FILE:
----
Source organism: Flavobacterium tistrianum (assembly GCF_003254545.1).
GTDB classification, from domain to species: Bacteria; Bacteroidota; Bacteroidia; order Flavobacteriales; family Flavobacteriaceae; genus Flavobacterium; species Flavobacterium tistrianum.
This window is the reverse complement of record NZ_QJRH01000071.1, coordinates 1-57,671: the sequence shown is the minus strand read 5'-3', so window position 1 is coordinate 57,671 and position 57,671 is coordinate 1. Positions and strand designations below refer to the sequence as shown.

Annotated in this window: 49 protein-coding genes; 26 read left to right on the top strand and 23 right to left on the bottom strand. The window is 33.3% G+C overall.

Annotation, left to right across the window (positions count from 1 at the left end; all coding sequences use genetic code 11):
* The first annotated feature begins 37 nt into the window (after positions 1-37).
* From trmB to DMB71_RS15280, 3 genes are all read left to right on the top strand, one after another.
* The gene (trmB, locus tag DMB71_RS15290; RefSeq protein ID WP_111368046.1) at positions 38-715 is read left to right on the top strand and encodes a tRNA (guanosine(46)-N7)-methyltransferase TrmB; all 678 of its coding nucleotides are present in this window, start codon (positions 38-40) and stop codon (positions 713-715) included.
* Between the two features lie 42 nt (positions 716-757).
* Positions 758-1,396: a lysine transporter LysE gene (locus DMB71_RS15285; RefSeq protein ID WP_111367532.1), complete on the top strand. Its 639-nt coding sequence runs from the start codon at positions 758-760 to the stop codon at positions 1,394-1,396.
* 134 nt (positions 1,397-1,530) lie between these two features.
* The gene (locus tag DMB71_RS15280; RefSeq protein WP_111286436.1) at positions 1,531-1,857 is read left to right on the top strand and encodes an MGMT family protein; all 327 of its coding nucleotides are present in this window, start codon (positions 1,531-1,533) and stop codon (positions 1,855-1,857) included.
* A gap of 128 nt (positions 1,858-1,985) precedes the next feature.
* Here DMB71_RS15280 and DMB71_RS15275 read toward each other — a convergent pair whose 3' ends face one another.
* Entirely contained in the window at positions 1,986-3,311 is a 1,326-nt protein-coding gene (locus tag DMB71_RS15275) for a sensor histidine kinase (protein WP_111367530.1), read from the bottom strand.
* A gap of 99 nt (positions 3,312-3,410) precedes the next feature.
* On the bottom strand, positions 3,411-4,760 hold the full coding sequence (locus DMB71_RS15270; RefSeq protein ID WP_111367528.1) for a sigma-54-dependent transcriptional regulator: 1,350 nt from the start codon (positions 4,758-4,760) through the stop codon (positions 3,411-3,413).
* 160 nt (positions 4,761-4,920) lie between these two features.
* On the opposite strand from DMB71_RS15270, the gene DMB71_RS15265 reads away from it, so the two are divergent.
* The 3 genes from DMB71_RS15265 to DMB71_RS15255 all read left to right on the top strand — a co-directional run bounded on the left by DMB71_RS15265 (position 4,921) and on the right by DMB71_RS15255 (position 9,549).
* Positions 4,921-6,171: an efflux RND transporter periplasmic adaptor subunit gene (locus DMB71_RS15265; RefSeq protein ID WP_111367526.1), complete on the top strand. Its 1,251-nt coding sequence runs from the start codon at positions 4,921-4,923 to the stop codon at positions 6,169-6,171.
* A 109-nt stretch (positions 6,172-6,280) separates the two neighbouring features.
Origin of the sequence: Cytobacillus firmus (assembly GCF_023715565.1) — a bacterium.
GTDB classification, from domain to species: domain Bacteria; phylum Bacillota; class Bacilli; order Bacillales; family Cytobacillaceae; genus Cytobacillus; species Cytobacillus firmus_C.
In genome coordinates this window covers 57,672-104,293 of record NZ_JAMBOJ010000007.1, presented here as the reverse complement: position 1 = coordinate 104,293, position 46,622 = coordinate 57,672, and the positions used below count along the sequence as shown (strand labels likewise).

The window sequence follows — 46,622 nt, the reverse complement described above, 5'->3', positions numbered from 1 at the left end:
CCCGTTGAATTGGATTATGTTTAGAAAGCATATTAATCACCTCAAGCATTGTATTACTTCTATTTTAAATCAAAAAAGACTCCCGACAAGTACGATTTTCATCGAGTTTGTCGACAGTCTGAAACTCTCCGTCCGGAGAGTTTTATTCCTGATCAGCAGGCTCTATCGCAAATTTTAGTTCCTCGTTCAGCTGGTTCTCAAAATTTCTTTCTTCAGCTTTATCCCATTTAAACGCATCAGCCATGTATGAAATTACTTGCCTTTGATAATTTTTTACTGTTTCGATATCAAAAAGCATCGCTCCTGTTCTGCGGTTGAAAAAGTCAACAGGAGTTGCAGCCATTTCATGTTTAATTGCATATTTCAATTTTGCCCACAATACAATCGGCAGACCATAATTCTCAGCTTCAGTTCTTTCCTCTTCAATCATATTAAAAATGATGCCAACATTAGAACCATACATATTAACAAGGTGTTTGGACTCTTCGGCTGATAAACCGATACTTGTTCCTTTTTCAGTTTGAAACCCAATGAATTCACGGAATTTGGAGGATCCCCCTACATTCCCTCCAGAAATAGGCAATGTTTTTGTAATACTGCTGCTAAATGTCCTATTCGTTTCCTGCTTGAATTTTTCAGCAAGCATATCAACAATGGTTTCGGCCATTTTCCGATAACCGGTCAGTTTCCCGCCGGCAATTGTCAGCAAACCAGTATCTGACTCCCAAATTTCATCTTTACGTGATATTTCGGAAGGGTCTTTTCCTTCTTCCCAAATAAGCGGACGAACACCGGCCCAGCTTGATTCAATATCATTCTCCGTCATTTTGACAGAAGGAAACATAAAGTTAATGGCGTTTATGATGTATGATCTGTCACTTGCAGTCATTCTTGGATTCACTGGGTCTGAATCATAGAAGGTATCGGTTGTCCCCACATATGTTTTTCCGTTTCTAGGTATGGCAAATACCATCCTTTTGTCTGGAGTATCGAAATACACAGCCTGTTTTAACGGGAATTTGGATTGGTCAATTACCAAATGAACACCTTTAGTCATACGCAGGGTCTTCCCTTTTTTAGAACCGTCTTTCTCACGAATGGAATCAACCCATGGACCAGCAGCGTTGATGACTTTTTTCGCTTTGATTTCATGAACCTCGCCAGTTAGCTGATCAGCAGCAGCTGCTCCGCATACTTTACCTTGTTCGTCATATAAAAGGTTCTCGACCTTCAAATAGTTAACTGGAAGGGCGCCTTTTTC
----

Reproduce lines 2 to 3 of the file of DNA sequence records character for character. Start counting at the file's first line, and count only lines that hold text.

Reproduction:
GTDB classification, from domain to species: Bacteria; Bacteroidota; Bacteroidia; order Flavobacteriales; family Flavobacteriaceae; genus Flavobacterium; species Flavobacterium tistrianum.
This window is the reverse complement of record NZ_QJRH01000071.1, coordinates 1-57,671: the sequence shown is the minus strand read 5'-3', so window position 1 is coordinate 57,671 and position 57,671 is coordinate 1. Positions and strand designations below refer to the sequence as shown.